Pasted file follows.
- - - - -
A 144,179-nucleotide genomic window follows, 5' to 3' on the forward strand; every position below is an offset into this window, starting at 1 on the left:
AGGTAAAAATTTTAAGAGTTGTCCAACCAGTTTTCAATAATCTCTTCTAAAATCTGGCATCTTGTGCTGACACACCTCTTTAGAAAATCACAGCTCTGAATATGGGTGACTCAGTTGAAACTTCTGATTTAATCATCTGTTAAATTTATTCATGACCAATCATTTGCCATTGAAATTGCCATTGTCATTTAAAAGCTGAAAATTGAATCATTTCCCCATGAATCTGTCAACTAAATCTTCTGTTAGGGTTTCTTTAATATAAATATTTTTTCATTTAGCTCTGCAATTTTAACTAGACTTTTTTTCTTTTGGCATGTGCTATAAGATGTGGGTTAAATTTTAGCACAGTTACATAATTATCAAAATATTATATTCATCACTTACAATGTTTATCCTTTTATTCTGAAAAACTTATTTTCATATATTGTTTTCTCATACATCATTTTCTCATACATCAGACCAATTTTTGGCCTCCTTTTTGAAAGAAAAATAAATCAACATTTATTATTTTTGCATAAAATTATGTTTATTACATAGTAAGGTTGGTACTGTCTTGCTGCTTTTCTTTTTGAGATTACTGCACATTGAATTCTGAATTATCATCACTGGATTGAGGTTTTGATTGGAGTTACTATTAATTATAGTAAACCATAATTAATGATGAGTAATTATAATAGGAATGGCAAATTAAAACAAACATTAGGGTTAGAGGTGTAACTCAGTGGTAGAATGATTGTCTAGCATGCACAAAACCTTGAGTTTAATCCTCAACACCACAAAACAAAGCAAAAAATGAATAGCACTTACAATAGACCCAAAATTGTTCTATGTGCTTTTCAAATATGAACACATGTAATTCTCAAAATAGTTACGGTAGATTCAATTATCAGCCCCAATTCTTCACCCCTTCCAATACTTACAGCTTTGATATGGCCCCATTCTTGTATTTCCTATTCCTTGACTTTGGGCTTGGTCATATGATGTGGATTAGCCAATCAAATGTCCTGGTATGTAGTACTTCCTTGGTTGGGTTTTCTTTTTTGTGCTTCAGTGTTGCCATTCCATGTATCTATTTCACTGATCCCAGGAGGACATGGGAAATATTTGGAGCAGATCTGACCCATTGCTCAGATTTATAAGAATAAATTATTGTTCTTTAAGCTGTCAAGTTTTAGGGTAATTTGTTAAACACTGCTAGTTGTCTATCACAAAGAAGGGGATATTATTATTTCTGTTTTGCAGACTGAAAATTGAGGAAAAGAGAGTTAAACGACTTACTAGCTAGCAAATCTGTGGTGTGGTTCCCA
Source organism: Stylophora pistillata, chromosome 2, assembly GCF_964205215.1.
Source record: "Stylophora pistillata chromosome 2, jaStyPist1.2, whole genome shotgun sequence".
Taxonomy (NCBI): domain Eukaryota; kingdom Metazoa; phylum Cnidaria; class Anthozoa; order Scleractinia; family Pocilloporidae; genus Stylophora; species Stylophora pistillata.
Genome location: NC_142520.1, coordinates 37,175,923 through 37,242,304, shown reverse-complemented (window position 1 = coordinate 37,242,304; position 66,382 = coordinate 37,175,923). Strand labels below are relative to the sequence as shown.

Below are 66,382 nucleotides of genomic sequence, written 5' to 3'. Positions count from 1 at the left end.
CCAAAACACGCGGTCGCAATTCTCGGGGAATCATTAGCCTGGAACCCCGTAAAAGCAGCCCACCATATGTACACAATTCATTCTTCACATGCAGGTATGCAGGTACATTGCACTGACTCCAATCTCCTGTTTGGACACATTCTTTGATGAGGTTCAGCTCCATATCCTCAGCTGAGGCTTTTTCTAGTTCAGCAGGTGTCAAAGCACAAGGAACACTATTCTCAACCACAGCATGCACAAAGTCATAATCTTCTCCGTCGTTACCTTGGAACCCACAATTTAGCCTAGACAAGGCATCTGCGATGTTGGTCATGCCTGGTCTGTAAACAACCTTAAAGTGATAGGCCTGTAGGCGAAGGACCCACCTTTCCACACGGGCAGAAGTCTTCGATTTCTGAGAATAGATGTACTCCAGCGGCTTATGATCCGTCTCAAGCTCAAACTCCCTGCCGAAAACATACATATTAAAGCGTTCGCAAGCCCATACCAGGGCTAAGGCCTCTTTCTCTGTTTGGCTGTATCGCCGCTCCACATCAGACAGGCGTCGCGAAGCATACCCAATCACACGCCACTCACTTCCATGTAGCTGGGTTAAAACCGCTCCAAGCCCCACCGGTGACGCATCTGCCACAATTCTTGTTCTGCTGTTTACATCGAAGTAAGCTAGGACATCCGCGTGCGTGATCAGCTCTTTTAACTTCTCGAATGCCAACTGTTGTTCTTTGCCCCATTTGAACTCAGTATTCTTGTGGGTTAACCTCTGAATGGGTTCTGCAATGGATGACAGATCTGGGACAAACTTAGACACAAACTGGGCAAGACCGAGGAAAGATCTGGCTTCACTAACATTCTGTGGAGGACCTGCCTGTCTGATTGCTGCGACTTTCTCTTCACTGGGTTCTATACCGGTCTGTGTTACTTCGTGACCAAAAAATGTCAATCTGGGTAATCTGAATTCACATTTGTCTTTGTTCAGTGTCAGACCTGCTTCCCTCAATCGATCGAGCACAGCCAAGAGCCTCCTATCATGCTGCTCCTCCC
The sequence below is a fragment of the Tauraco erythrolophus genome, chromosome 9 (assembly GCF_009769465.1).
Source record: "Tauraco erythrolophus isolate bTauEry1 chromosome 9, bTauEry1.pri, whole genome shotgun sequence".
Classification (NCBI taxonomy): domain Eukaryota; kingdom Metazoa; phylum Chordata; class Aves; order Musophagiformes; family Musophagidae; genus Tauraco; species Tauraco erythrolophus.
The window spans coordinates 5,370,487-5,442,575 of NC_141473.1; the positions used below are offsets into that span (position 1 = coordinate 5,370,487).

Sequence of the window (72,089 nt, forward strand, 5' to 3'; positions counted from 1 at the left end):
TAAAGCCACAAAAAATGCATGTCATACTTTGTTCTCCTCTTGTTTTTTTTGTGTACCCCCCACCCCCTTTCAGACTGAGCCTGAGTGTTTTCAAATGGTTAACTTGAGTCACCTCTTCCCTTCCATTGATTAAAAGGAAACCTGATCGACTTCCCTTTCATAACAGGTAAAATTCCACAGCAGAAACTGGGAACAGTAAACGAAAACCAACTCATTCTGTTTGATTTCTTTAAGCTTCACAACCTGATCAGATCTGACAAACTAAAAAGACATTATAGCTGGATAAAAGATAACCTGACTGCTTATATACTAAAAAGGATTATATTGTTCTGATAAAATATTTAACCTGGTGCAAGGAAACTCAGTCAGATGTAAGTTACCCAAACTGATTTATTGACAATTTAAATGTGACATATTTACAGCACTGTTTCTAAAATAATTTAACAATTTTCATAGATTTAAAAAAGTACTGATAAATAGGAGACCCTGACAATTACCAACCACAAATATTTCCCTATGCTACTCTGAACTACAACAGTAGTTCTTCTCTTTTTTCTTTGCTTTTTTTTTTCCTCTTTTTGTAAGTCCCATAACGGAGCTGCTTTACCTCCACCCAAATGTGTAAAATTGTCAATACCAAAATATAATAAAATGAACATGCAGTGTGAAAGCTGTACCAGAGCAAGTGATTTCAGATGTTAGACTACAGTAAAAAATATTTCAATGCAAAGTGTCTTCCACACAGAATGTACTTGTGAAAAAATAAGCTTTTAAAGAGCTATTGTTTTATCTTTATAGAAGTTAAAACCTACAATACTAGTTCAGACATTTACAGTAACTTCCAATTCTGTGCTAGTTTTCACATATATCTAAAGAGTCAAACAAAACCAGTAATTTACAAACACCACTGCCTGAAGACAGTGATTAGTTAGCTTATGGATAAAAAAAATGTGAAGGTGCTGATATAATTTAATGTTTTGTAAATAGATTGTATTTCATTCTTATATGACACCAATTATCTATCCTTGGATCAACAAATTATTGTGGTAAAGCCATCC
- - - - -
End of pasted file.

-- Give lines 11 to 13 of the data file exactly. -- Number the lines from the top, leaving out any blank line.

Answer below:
Classification (NCBI taxonomy): domain Eukaryota; kingdom Metazoa; phylum Chordata; class Aves; order Musophagiformes; family Musophagidae; genus Tauraco; species Tauraco erythrolophus.
The window spans coordinates 5,370,487-5,442,575 of NC_141473.1; the positions used below are offsets into that span (position 1 = coordinate 5,370,487).

Sequence of the window (72,089 nt, forward strand, 5' to 3'; positions counted from 1 at the left end):